Stay indoors and leave nothing to chance, Government told residents Thursday as Tropical Storm Elsa advances toward the island.
Prime Minister Mia Mottley and key members of her Cabinet made persistent appeals for people living in “vulnerable” situations to seek refuge in shelters.
While the system is expected to pass 40 miles (65 km/h) early Friday, the bulk of a cyclone’s highest winds and heaviest rains are located in its northeast quadrant and will likely make its heaviest impact on the island’s southern half.
The system is the fifth tropical cyclone in a hurricane season that is expected to be above normally busy.
But even before landfall, Elsa, which threatens as much as eight inches of rain and wind speeds of 60 miles-per-hour is one for the record books – no other Atlantic hurricane season has ever had a fifth named storm in the season’s first four weeks.
Worsening conditions are expected to start around 2 a.m., but the highest winds are forecast to occur between 6 and 7 a.m. along with heavy downpours, Acting Director of the Barbados Meteorological Services Sabu Best told journalists.
Coastal areas, particularly in the Southeast and Southwest will likely be battered by storm surge from waves as high as five meters.
After marathon discussions with weather experts, key civil servants and ministers, the Prime Minister said she ordered that all necessary steps be taken to protect lives and properties.
“And to that extent, therefore, we have made the determination that there is nothing more important than to confront the reality of Tropical Storm Elsa,” Mottley declared.
“I want also to appeal to Barbadians who know that their houses are vulnerable, who are not that sure what would happen if the roof went off and it is looking a little shaky, or you were one of the roughly 165 houses that [were] damaged two weeks ago in the freak storm, I am formally appealing to you that in those circumstances, it is better to be safe than sorry.
“If you have family that you can go by, by all means, that is the best place to be, but if you don’t have family or if their houses are at risk too, then I really suggest that you make use of the shelters that we have.”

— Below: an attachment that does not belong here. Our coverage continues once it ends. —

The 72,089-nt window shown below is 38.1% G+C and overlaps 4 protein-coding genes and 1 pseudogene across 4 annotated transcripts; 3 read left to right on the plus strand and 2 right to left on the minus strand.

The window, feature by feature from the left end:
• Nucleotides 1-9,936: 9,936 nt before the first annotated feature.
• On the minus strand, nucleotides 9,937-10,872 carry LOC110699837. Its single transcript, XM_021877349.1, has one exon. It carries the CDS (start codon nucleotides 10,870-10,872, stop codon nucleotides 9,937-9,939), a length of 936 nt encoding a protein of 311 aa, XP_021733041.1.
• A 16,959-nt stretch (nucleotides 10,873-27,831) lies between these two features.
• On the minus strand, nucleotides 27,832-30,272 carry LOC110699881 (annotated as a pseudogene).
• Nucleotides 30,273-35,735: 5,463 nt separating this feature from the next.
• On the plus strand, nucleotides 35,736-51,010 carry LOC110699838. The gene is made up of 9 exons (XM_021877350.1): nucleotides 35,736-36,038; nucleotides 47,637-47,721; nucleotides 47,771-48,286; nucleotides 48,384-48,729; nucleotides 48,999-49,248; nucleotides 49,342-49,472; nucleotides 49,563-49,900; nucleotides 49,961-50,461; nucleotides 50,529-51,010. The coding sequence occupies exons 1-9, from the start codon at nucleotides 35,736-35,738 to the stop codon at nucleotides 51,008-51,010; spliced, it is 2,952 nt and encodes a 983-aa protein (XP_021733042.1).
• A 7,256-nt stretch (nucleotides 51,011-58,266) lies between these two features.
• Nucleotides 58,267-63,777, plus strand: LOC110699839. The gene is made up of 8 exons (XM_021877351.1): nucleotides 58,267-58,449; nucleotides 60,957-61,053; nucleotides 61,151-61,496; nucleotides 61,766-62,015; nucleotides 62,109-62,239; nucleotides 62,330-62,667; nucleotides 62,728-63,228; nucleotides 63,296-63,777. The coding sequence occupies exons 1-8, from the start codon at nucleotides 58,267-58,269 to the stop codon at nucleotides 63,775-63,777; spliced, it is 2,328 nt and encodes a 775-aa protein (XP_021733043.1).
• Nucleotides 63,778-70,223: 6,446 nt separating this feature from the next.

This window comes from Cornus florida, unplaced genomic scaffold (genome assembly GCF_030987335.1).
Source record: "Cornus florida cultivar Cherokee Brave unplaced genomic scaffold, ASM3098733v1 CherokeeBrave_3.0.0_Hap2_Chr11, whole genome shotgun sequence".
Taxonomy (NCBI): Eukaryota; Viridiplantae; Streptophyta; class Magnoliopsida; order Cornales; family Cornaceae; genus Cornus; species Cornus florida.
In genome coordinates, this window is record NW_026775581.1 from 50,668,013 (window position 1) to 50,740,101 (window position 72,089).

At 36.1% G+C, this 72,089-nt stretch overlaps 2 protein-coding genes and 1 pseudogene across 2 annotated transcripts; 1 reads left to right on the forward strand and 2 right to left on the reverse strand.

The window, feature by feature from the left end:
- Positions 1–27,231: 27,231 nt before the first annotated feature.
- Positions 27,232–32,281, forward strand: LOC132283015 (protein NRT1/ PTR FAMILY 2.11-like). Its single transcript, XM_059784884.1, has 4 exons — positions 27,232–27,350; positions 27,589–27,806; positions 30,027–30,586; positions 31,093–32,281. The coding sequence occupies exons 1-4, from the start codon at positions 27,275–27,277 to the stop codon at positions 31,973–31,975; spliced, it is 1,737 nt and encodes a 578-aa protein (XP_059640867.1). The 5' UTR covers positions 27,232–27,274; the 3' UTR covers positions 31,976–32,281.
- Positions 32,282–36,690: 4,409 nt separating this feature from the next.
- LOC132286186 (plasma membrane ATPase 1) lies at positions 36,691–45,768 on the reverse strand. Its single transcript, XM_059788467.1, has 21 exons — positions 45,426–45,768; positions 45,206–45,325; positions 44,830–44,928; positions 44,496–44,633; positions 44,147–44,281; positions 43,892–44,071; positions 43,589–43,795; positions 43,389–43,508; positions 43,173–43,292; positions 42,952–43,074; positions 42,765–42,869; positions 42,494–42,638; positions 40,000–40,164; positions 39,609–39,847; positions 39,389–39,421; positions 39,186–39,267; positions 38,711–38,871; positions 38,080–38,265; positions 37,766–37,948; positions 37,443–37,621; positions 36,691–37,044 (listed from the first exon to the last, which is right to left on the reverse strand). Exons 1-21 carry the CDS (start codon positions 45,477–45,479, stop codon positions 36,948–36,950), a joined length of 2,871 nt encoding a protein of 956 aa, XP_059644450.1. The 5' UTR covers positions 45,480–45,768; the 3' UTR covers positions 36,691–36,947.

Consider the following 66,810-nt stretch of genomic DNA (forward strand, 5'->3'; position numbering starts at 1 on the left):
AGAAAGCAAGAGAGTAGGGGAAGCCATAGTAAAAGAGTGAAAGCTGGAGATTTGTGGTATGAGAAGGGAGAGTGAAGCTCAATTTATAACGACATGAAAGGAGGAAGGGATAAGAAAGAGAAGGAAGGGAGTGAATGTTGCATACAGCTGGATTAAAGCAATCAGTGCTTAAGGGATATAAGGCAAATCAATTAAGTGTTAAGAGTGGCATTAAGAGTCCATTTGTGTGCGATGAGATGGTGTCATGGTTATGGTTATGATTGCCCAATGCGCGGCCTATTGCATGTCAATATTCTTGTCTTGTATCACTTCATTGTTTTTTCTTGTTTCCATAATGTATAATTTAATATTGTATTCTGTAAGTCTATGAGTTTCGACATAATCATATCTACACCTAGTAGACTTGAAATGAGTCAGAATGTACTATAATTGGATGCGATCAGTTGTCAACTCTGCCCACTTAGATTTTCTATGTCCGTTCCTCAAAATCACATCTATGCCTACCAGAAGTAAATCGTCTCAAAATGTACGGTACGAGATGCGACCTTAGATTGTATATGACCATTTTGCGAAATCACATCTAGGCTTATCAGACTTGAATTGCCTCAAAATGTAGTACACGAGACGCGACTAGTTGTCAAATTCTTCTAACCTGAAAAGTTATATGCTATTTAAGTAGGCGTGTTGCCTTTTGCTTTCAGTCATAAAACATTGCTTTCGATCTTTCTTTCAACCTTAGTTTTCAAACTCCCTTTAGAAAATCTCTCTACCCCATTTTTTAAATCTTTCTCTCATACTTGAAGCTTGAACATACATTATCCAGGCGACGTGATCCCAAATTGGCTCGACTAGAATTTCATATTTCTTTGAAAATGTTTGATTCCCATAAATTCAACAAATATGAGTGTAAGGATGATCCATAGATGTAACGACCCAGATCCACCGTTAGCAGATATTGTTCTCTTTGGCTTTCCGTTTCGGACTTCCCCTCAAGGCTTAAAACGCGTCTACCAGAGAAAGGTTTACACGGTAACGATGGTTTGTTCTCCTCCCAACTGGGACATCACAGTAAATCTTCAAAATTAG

The PM also warned that officials would take an extremely dim view of joyriding in the storm and warned that perpetrators of these “reckless” acts would “face the consequences”.
Home Affairs Minister Wilfred Abrahams declared that the country is in a much better position to deal with such natural phenomena than in previous years.
But he added that after the “freak storm” which struck the island two weeks ago has left hundreds of households even more exposed and in a state of heightened “fragility”.
Abrahams declared: “We are expecting sustained storm force in excess of the winds that we would have had a week and a half ago. So people need to look around the houses, make themselves as prepared as they can be, pick up all the loose objects that can become missiles, clear the drains, clear the waterway and just make yourselves as prepared as you can be.”
He then invoked divine intervention, delivering an impromptu prayer that the island be spared the storm’s onslaught.
Adding to the plea from PM Mottley, Abrahams urged Barbadians to be honest with themselves about the sturdiness of their properties and seek assistance if necessary.
Acting Chief Education Officer Joy Adamson revealed that as early as 5:30 on Thursday, 33 Category 1 shelters, including three new ones, were opened to the public, but added that strict Covid-19 protocols would be in full effect.
General Manager of the Barbados Water Authority Keithroy Halliday revealed that the utility company’s 40 worksites and facilities had been secured and generators were in place to cover 80 per cent of the distribution system.
Halliday revealed that community tanks would be “topped up” and “locked up” for security prior to the storm but would be accessible after the all-clear is given.
He added that water tankers would be out in full force until approximately four hours before the passage of the storm and would again be available after the system has passed.
“You still need to continue to adhere to the protocol of storing as much water as you can – at least five gallons per person per day and for a minimum of five days, and also remember to store water for your pets as well,” Halliday warned.
Chief Medical Officer Dr Kenneth George has urged all visitors to shelters to arrive with masks and hand sanitisers and exercise physical distancing.
Dr George further revealed that the Queen Elizabeth Hospital would be equipped with all necessary resources to maintain service throughout the storm’s passage.
He added that people in quarantine at the Paragon army base will be removed to another location.
Director of the Department of Emergency Management (DEM) Kerrie Hinds revealed that the National Emergency Operating Centre would be opened at 10 p.m. and all crisis coordination agencies would be present. ([email protected])